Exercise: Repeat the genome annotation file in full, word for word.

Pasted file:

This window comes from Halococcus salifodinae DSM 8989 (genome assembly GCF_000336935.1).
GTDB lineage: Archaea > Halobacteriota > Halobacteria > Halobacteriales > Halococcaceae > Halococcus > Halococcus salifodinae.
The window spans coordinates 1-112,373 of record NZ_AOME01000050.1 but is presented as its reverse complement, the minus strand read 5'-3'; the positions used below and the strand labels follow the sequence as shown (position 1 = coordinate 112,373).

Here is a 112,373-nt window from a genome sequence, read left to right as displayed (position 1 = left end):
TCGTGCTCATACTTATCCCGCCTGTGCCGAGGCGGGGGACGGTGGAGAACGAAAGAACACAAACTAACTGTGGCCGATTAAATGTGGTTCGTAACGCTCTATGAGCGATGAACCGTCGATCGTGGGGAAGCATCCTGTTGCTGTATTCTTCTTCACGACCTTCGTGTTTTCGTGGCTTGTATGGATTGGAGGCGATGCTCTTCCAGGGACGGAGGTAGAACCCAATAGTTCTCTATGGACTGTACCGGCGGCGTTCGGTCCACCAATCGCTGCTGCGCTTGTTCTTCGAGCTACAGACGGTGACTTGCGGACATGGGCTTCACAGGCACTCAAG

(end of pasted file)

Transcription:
This window comes from Halococcus salifodinae DSM 8989 (genome assembly GCF_000336935.1).
GTDB lineage: Archaea > Halobacteriota > Halobacteria > Halobacteriales > Halococcaceae > Halococcus > Halococcus salifodinae.
The window spans coordinates 1-112,373 of record NZ_AOME01000050.1 but is presented as its reverse complement, the minus strand read 5'-3'; the positions used below and the strand labels follow the sequence as shown (position 1 = coordinate 112,373).

Here is a 112,373-nt window from a genome sequence, read left to right as displayed (position 1 = left end):
TCGTGCTCATACTTATCCCGCCTGTGCCGAGGCGGGGGACGGTGGAGAACGAAAGAACACAAACTAACTGTGGCCGATTAAATGTGGTTCGTAACGCTCTATGAGCGATGAACCGTCGATCGTGGGGAAGCATCCTGTTGCTGTATTCTTCTTCACGACCTTCGTGTTTTCGTGGCTTGTATGGATTGGAGGCGATGCTCTTCCAGGGACGGAGGTAGAACCCAATAGTTCTCTATGGACTGTACCGGCGGCGTTCGGTCCACCAATCGCTGCTGCGCTTGTTCTTCGAGCTACAGACGGTGACTTGCGGACATGGGCTTCACAGGCACTCAAG